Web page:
But Canadians, we know how to cope. When winter bears down on the Great White North, ingenious residents can still find all sorts of creative ways to take advantage of the cold and snow.
We may whine, but we also endure. Here are a few things that Canadians have done to survive the winter season.
They've built an ice castle on a lake.
— Tiffany Cassidy (@tiffcassidy) January 25, 2015
Actually, they've built numerous ice castles.
They've taken shelter in a colourful igloo.
They've made a HUGE snowman ...
An army of snowmen ...
"Tens of thousands." "But, my lord, there is no such force!"
Snow Man Army, Canada pic.twitter.com/mJeHq06N4g
— Earth Pictures™ (@EARTHPlCS) December 8, 2013
— CBC Radio (@cbcradio) January 20, 2015
They've stood in a self-heating bus shelter.
Or done snow yoga.
They've built a backyard luge track.
No, we mean SERIOUSLY awesome.
They've proposed a city skateway.
Or just skated on the sidewalk.
They've built a giant wall of snow ...
They've become sculptors ...
Cool down from the summer heat with this snow sculpture by the Yukon Canada Int'l Snow Carving Team. Credit Don Watt. pic.twitter.com/KOpMKc1F58
— AcuRite (@AcuRite) July 25, 2014
Amazing snow sculpture at Festival du Voyageur - Winnipeg, Canada pic.twitter.com/eFS4mB87sj
— Louise Botha Artist (@lbpaints) February 20, 2014
— SilverStarMtnResort (@SilverStarMR) February 9, 2014
— Eldon Zigarlick (@Fearless13Z) February 19, 2013
Or they've shovelled shirtless in -10 degree weather (that's Celsius, of course).
In any case, Canadians endure. But they also know how to have fun doing it.
ALSO ON HUFFPOST:
Just because holiday baking is over doesn't mean you should stop with the homemade goodies. The warmth from the oven will spread to the rest of your home.
This one takes a bit of forethought, but you can do it. Fill a hot water bottle with, well, hot water, and put it in your bed 20 minutes before you get in, preferably with your pajamas on top. Voila, an instant heated mattress.
.. by spraying cooking oil on it before you start to deal with the snow. It helps it slide right off, instead of weighing you down.
If you spray a mixture of three parts vinegar and one part water onto your windshield (and then wipe it off with a rag) at night, it can keep a lot of frost from forming overnight, according to InfoBarrel. Make it a habit!
Or sand, for that matter. Both materials work as traction underneath tires if you find yourself in a slippery situation with no way out.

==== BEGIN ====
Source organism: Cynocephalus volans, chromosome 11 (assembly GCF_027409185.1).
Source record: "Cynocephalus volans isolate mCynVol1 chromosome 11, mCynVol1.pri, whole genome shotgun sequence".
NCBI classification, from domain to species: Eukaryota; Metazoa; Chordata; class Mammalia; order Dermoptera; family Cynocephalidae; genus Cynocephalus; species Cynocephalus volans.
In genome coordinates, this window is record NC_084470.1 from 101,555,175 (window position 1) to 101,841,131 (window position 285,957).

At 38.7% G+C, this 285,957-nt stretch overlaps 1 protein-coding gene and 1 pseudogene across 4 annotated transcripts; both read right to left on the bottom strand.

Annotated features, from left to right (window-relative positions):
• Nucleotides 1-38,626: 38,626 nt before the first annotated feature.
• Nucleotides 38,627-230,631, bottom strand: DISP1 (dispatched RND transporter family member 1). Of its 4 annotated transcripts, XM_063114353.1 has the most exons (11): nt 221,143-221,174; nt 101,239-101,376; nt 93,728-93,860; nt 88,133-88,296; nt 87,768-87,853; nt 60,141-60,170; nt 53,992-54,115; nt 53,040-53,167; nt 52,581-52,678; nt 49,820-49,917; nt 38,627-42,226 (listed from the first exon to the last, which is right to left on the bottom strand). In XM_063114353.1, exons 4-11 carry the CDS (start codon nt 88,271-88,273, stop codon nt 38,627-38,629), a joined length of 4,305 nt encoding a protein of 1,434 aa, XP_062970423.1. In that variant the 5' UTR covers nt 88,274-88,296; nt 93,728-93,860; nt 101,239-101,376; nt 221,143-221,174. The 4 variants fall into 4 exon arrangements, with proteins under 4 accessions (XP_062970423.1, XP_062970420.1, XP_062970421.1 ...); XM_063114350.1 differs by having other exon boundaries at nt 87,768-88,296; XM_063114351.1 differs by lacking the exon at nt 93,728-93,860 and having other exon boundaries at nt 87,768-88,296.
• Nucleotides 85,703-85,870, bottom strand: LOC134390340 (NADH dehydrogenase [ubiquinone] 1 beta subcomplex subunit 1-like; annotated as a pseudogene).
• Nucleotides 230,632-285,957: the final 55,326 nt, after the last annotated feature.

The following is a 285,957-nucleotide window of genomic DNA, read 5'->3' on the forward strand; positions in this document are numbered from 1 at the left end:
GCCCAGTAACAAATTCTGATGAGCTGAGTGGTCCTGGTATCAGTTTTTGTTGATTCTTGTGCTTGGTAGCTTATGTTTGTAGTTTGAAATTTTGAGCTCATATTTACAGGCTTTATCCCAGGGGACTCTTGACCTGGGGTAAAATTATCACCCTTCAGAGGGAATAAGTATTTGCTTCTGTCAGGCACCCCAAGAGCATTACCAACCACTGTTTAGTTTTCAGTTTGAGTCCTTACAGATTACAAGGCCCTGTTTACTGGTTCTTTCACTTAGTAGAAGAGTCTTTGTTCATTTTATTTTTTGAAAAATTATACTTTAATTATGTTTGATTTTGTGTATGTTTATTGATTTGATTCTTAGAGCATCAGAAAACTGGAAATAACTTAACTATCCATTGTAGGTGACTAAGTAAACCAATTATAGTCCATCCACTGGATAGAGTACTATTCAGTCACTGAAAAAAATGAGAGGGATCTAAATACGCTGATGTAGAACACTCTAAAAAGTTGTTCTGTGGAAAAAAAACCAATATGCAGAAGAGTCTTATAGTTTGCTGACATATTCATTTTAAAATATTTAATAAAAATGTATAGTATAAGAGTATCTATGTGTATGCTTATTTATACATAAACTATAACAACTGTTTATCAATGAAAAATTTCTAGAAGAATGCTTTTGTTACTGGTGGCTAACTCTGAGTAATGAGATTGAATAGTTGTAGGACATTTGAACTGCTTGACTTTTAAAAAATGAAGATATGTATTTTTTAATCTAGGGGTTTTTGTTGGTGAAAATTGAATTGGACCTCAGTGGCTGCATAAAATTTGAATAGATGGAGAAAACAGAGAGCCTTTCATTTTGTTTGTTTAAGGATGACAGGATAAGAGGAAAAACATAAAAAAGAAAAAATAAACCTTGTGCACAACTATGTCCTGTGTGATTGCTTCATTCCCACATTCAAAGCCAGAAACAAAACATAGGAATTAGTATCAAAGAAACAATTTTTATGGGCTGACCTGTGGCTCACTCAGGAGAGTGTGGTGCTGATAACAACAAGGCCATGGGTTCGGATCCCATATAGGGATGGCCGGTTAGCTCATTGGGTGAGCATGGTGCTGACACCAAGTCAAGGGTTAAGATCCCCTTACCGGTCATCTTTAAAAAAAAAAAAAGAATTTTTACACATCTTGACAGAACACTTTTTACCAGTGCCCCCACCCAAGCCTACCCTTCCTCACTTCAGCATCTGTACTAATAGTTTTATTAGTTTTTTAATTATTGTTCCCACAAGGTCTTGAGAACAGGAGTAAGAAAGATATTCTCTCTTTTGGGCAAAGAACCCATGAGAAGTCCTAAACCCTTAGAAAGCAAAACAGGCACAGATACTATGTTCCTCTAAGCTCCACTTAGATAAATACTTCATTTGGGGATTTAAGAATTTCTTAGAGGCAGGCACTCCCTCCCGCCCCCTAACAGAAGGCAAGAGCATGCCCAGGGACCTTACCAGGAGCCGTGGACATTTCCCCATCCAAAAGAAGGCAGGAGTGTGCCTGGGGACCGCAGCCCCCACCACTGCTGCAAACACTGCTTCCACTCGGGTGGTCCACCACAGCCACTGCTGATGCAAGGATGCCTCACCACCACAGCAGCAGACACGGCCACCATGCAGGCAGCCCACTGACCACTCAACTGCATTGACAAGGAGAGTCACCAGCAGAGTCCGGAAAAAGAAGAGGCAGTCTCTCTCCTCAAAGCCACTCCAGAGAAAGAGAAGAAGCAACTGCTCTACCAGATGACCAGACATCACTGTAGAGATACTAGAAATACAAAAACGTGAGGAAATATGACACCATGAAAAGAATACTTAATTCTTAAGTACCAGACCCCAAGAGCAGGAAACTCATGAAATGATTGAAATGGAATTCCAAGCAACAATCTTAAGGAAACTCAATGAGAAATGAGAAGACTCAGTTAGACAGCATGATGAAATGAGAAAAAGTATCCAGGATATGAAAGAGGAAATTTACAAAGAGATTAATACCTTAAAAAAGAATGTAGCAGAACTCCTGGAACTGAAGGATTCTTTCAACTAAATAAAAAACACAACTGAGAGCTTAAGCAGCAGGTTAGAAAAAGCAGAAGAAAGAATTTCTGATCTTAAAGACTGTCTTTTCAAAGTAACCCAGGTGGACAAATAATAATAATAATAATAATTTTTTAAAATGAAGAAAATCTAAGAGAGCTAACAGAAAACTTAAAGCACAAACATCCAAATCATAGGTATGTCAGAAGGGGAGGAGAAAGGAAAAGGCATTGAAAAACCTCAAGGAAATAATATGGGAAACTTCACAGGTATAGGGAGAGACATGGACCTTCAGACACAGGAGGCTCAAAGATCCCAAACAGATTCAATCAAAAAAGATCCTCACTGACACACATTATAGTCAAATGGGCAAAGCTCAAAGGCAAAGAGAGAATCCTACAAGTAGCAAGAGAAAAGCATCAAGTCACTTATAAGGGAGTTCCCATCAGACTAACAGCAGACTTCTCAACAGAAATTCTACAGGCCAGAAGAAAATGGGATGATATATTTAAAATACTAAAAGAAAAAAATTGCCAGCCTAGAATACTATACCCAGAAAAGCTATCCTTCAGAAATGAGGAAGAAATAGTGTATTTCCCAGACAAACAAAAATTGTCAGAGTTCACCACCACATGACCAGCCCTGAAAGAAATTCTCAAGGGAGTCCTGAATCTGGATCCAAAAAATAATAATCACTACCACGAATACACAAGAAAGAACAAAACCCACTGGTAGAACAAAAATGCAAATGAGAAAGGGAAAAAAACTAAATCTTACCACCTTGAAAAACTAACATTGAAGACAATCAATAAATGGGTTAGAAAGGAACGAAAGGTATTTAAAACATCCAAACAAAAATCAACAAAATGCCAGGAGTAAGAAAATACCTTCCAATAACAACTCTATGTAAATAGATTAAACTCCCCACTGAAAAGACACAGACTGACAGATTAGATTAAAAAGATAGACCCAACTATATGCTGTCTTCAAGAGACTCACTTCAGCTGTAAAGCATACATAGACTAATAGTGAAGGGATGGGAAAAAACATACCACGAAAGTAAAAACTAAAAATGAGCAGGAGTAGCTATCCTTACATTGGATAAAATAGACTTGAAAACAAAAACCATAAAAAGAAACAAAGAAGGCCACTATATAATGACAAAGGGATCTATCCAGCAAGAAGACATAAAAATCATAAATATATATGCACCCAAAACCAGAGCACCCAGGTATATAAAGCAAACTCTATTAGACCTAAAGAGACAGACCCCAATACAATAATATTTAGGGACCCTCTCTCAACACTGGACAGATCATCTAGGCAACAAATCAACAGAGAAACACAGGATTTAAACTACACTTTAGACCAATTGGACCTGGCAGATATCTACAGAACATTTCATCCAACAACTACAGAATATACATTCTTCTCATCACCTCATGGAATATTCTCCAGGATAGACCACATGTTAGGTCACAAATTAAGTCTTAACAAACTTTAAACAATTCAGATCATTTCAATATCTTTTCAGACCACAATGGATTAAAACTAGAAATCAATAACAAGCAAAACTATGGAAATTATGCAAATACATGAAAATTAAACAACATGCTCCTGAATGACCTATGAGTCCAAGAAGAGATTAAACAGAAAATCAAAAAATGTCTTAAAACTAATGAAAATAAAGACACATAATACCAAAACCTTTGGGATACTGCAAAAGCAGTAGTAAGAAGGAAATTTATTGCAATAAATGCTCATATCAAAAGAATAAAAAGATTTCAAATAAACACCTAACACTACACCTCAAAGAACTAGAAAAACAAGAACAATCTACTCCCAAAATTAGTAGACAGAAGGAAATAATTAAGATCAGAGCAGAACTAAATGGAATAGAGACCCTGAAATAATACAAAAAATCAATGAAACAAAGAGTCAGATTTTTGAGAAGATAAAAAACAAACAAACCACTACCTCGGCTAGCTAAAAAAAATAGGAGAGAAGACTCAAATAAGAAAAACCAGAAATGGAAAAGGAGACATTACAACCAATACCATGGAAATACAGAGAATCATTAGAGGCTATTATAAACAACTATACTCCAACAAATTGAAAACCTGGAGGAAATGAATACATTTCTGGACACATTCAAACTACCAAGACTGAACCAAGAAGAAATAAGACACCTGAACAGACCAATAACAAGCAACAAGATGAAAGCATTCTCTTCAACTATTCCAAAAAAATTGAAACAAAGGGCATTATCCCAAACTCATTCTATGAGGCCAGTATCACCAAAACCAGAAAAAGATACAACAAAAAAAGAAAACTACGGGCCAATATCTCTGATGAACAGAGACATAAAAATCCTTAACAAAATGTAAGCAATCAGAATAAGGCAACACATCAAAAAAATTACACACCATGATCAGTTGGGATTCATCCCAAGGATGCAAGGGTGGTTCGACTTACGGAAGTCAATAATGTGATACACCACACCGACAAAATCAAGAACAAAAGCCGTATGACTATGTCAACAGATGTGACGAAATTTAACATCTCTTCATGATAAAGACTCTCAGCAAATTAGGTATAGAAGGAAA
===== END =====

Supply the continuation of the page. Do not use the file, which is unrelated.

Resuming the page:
Another great way to get out of a rough spot: put your car mats underneath your tire and hit the gas (but gently).
While some people put wipers up in the cold, another option is to place old tube socks around them at night, so they're virtually guaranteed not to stick to your windshield.
To buy your way out of a jam, sure .. but also, if you don't have a scraper on hand, that piece of plastic can work in a pinch.
Those little mirrors are easy to forget when you're, say, spraying vinegar onto the windows, so cover them with re-sealable baggies as much as possible to keep out the frost and ice.
As much as possible, keep your tea kettle boiling when it's really cold, and fill up bowls with hot water around the house to keep the air moisturized (just make sure they're out of reach of little kids).
There are official products like this, but if you have a bunch of old screws AND a pair of old sneakers around, you have yourself an easy way to get through icy streets.
For those who have ceiling fans, turn them on low and switch their direction (to clockwise, usually) so that warm air trapped up near the ceiling can find its way down to you.
If your local store has run out of salt (or if you prefer a non-salty walk), try this de-icing method via Handy Tips and Tricks: mix together a teaspoon of dishwashing liquid, a tablespoon of rubbing alcohol and eight cups of warm to hot water. Pour over walkway, see the ice disappear.
Keep a few microfibre towels on hand for the specific purpose of drying out your shoes. Keep them by the door, tuck them into your shoes when you come in, and don't worry about that 'ick' feeling of still wet soles when you leave.